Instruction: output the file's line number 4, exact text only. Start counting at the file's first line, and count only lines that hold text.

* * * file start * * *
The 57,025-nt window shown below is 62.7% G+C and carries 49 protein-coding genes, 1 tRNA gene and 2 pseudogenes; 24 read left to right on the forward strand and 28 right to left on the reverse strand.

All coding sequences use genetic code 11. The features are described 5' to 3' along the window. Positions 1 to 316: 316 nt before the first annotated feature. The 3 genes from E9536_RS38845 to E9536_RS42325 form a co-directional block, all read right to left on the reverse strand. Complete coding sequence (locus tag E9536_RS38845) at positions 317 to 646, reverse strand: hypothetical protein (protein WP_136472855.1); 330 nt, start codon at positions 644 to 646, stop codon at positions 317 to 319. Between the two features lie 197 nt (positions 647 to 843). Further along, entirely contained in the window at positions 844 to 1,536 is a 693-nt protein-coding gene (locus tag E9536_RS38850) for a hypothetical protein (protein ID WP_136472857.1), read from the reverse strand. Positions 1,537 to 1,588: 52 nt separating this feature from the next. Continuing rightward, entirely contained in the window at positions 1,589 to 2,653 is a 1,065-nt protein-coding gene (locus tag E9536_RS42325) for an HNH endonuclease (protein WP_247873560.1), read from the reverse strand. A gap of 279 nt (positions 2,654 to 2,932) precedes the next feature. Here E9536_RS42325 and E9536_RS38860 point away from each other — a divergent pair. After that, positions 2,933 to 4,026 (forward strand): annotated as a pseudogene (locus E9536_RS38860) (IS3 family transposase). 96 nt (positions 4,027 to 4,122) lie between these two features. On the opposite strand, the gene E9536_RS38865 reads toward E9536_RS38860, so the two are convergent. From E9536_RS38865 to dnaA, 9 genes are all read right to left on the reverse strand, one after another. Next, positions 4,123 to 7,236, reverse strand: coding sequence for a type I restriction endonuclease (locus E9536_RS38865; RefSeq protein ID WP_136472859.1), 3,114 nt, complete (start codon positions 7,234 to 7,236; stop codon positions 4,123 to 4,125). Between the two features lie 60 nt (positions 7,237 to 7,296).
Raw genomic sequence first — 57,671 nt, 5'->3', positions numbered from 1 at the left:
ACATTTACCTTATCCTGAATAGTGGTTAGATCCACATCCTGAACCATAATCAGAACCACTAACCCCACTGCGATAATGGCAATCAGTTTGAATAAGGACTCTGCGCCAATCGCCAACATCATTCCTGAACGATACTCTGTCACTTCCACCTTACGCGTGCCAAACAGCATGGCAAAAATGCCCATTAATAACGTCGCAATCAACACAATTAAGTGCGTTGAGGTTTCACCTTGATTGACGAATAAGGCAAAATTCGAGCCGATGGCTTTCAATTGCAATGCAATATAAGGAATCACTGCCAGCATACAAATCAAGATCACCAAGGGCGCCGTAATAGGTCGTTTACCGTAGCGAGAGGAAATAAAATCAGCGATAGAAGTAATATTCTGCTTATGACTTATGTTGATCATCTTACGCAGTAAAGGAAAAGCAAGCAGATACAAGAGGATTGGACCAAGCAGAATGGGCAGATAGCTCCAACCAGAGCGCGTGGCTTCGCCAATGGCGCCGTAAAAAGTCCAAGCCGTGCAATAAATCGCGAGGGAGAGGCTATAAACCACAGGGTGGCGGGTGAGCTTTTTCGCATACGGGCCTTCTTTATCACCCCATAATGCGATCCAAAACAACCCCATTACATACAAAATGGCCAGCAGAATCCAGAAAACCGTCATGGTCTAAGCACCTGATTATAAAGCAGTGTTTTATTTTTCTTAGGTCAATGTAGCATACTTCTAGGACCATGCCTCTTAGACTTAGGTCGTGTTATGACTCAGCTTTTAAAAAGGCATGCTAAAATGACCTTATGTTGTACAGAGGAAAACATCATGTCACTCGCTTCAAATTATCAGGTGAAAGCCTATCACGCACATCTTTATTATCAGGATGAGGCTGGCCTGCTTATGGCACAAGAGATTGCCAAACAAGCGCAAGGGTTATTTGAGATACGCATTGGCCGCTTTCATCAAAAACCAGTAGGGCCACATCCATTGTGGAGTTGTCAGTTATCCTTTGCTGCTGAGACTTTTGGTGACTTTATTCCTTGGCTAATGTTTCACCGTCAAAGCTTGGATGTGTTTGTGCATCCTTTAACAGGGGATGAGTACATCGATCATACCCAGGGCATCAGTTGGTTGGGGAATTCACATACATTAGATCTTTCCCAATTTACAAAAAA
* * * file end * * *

ACATTTACCTTATCCTGAATAGTGGTTAGATCCACATCCTGAACCATAATCAGAACCACTAACCCCACTGCGATAATGGCAATCAGTTTGAATAAGGACTCTGCGCCAATCGCCAACATCATTCCTGAACGATACTCTGTCACTTCCACCTTACGCGTGCCAAACAGCATGGCAAAAATGCCCATTAATAACGTCGCAATCAACACAATTAAGTGCGTTGAGGTTTCACCTTGATTGACGAATAAGGCAAAATTCGAGCCGATGGCTTTCAATTGCAATGCAATATAAGGAATCACTGCCAGCATACAAATCAAGATCACCAAGGGCGCCGTAATAGGTCGTTTACCGTAGCGAGAGGAAATAAAATCAGCGATAGAAGTAATATTCTGCTTATGACTTATGTTGATCATCTTACGCAGTAAAGGAAAAGCAAGCAGATACAAGAGGATTGGACCAAGCAGAATGGGCAGATAGCTCCAACCAGAGCGCGTGGCTTCGCCAATGGCGCCGTAAAAAGTCCAAGCCGTGCAATAAATCGCGAGGGAGAGGCTATAAACCACAGGGTGGCGGGTGAGCTTTTTCGCATACGGGCCTTCTTTATCACCCCATAATGCGATCCAAAACAACCCCATTACATACAAAATGGCCAGCAGAATCCAGAAAACCGTCATGGTCTAAGCACCTGATTATAAAGCAGTGTTTTATTTTTCTTAGGTCAATGTAGCATACTTCTAGGACCATGCCTCTTAGACTTAGGTCGTGTTATGACTCAGCTTTTAAAAAGGCATGCTAAAATGACCTTATGTTGTACAGAGGAAAACATCATGTCACTCGCTTCAAATTATCAGGTGAAAGCCTATCACGCACATCTTTATTATCAGGATGAGGCTGGCCTGCTTATGGCACAAGAGATTGCCAAACAAGCGCAAGGGTTATTTGAGATACGCATTGGCCGCTTTCATCAAAAACCAGTAGGGCCACATCCATTGTGGAGTTGTCAGTTATCCTTTGCTGCTGAGACTTTTGGTGACTTTATTCCTTGGCTAATGTTTCACCGTCAAAGCTTGGATGTGTTTGTGCATCCTTTAACAGGGGATGAGTACATCGATCATACCCAGGGCATCAGTTGGTTGGGGAATTCACATACATTAGATCTTTCCCAATTTACAAAAAA